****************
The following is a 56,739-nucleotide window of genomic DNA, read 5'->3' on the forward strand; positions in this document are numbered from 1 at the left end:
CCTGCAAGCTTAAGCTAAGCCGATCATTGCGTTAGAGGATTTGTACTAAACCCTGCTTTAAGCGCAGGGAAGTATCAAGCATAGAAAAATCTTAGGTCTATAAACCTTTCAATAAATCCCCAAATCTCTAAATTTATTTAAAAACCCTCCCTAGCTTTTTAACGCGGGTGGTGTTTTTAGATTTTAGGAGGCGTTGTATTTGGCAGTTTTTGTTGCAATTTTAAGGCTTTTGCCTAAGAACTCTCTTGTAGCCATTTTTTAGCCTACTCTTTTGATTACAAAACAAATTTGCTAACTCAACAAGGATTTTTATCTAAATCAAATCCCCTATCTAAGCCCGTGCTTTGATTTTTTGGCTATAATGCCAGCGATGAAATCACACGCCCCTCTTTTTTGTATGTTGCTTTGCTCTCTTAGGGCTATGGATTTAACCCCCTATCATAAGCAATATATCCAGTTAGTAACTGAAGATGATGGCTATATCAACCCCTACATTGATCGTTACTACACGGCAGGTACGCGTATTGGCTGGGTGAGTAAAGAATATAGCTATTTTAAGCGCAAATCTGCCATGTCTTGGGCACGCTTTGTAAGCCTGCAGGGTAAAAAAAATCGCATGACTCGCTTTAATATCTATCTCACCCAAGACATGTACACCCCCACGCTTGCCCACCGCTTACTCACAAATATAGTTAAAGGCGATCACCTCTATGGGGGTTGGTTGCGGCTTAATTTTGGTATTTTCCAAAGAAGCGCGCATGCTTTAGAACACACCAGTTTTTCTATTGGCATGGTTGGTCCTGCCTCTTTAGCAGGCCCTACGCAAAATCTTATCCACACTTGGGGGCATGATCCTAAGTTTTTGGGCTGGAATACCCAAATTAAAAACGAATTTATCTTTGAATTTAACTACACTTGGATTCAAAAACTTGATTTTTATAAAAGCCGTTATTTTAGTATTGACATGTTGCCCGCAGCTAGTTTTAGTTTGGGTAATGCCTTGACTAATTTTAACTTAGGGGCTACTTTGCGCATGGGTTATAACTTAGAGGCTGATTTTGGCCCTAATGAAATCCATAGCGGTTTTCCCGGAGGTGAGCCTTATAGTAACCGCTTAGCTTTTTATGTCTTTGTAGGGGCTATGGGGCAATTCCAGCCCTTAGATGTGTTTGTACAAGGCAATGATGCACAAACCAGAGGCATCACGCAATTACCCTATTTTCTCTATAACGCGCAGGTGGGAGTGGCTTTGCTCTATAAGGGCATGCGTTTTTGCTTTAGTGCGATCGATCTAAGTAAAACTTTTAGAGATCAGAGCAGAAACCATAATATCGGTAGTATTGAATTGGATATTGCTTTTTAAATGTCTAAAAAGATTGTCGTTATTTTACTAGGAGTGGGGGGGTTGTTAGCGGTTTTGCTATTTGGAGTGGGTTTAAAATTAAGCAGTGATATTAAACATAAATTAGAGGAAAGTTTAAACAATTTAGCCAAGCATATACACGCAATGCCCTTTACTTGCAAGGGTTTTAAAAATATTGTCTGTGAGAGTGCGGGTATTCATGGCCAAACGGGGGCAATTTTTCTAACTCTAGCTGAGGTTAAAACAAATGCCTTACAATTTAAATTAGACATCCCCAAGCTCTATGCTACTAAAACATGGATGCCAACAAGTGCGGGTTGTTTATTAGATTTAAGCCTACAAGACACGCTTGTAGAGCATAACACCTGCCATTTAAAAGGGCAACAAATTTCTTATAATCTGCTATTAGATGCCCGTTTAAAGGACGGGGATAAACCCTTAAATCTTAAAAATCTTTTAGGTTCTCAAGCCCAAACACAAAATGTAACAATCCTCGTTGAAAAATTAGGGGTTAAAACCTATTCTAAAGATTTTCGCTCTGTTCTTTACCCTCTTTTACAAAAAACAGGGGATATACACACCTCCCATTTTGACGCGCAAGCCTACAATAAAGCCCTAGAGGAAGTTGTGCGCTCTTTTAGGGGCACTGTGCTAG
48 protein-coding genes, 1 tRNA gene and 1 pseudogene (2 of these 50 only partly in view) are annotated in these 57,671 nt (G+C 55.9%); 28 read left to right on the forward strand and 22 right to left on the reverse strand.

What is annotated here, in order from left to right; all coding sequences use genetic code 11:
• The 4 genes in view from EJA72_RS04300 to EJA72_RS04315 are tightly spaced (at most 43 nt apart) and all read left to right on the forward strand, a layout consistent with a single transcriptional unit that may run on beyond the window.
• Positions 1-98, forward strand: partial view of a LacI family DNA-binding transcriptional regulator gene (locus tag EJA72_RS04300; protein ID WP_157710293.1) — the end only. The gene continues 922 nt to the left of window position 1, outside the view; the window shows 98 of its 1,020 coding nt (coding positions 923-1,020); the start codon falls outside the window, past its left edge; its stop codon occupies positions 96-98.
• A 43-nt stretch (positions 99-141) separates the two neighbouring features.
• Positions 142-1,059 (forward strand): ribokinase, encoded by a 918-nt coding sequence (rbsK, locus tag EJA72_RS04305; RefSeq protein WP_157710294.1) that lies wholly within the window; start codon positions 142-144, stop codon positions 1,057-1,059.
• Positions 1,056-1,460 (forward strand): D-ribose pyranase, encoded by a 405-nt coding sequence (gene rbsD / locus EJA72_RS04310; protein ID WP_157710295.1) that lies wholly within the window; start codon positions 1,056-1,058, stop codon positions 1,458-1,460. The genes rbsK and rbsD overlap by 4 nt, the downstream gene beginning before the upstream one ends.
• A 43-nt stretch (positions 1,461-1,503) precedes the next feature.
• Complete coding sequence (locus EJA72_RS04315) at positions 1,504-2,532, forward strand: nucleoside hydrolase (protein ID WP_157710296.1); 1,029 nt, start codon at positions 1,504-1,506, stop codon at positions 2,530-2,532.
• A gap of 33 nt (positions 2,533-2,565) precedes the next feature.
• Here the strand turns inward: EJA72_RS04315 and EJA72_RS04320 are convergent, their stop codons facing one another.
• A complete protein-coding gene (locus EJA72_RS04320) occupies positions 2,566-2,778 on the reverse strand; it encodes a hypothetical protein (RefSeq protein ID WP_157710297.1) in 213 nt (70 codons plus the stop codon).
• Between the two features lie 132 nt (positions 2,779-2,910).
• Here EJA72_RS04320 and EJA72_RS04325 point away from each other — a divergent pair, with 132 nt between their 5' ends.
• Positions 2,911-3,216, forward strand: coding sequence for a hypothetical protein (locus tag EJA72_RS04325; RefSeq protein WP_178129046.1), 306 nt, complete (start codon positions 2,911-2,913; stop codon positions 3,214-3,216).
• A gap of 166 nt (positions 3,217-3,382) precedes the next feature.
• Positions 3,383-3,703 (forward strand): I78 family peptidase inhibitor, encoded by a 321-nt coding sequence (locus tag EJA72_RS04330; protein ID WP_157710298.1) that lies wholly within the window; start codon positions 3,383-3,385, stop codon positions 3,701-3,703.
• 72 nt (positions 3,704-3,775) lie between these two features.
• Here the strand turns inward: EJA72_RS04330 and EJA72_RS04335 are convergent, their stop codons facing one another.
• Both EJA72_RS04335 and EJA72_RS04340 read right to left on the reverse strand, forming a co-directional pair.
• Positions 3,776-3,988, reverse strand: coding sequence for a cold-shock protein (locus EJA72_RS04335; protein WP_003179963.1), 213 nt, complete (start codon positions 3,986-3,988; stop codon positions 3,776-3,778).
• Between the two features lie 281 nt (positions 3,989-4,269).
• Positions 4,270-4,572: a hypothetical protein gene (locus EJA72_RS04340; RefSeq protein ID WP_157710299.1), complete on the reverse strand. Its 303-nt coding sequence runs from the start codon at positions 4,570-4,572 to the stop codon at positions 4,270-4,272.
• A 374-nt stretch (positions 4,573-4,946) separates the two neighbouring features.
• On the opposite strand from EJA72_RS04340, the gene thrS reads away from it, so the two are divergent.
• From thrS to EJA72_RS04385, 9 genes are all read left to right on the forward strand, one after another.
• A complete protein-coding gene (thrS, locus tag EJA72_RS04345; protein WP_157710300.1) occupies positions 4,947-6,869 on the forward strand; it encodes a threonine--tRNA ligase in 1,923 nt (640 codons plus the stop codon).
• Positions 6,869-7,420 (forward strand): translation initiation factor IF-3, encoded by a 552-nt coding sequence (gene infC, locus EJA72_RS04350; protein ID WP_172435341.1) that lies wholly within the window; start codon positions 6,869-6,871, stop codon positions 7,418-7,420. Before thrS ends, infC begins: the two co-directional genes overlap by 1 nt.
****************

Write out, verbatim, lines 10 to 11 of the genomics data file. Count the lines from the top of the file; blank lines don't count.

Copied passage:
• A 43-nt stretch (positions 1,461-1,503) precedes the next feature.
• Complete coding sequence (locus EJA72_RS04315) at positions 1,504-2,532, forward strand: nucleoside hydrolase (protein ID WP_157710296.1); 1,029 nt, start codon at positions 1,504-1,506, stop codon at positions 2,530-2,532.